Union College hockey players hope that the Minnesota Duluth team will fear the beards.
Then again, the players they are facing off against in Friday’s NCAA East Region semifinal game will likely have beards too. It’s become a tradition in hockey that has spread to football, baseball and other sports.
“You see it in the NHL. All the guys have facial hair in the playoffs,” said Union senior defenseman Brock Matheson. “All the other leagues have taken off on that. It’s a reminder that you’ve paid a price.”
Many Union players started growing out their facial hair following the team’s final regular season game against Princeton on Feb 26.
Junior forward Kelly Zajac said, “It adds a fun aspect to the playoff run and NCAA run.”
Growing it is one thing, but maintaining it is another matter. “After a while,
it’s kind of annoying, prickly,” Zajac said. “I shampoo and condition it a bit to try to soften up the hair.”
Zajac doesn’t want his beard to be as unwieldy as the one grown by Pittsburgh Steelers defensive end Brett Keisel. Keisel grew a beard during the entire NFL season, shaving if off after Pittsburgh lost to Green Bay in the Super Bowl.
“That was way bigger than mine,” Zajac said. “I don’t think I’d ever get to that stage.”
There is also some teasing of those who are more folically challenged.
“You can laugh at the beards too. It takes your mind off the negative,” Zajac said.
“Nice beard Keith,” Zajac said to goalie Keith Kinkaid, who only has a goatee and a little scruff.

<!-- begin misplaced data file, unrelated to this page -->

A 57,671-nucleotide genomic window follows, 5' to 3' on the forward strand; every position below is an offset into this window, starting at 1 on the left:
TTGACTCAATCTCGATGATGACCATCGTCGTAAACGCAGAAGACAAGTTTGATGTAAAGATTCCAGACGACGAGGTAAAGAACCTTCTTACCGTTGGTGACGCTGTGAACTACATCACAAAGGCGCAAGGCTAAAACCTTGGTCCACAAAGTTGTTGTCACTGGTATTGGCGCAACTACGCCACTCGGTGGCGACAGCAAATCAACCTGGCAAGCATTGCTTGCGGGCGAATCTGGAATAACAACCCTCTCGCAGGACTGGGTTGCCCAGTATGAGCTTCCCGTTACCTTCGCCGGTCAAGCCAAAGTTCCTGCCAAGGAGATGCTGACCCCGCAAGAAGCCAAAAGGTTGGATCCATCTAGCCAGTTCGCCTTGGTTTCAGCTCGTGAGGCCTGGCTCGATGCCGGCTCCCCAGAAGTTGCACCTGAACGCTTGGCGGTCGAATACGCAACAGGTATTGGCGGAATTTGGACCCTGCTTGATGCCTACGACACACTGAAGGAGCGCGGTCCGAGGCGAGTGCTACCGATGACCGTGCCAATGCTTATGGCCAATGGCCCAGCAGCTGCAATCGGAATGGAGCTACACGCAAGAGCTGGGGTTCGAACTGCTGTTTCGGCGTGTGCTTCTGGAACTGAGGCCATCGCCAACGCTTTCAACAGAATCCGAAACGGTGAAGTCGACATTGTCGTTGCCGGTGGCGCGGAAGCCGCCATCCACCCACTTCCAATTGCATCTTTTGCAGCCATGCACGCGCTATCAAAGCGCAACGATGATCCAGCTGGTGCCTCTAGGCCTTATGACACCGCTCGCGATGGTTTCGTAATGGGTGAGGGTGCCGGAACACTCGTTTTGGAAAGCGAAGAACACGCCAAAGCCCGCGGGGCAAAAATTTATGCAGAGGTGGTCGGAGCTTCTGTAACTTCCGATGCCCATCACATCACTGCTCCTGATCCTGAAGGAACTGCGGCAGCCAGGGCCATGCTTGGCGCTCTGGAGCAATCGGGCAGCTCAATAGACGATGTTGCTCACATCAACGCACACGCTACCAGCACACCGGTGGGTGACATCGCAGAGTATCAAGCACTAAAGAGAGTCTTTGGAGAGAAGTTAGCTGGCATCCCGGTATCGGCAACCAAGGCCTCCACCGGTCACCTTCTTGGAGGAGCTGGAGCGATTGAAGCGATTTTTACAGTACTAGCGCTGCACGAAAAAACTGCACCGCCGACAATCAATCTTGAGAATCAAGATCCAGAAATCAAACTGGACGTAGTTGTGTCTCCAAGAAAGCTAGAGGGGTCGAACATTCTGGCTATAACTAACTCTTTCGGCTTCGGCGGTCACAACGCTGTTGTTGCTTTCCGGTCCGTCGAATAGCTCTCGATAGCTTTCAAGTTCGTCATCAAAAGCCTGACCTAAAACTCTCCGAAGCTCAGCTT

Kinkaid enthusiastically embraced the tradition, despite his own difficulties. “It was just a team thing. We decided to go no haircut, no shaving,” he said.
During the regular season, coach Nate Leaman insists the players be clean shaven.
“He wants to make sure we’re clean cut and presenting the right image of our program. It’s the type of individuals we are,” Kinkaid said. Although admittedly not a huge fan of the beards, Leaman said he is willing to relax the rule for the postseason.
“The guys like the tradition and the playoffs are the most exciting time of the year,” he said. “You don’t want to take that away from the guys. There’s a lot worse things you can do than have a playoff beard.”
Leaman insists the beards be trimmed and look presentable.
The tradition is believed to date back to the New York Islanders. They won four consecutive Stanley Cups.
It has since spread to other sports. In addition to Kiesel’s celebrated beard in the NFL, baseball pitcher Brian Wilson of the San Francisco Giants sported a nifty looking beard during the team’s 2010 World Series championship run.
Maybe the beards will give the Dutchmen similar luck and they won’t have to bother shaving.
“Hopefully we can go all the way.” Zajac said.
Friday’s game will be at 3 p.m. in Bridgeport, Conn.
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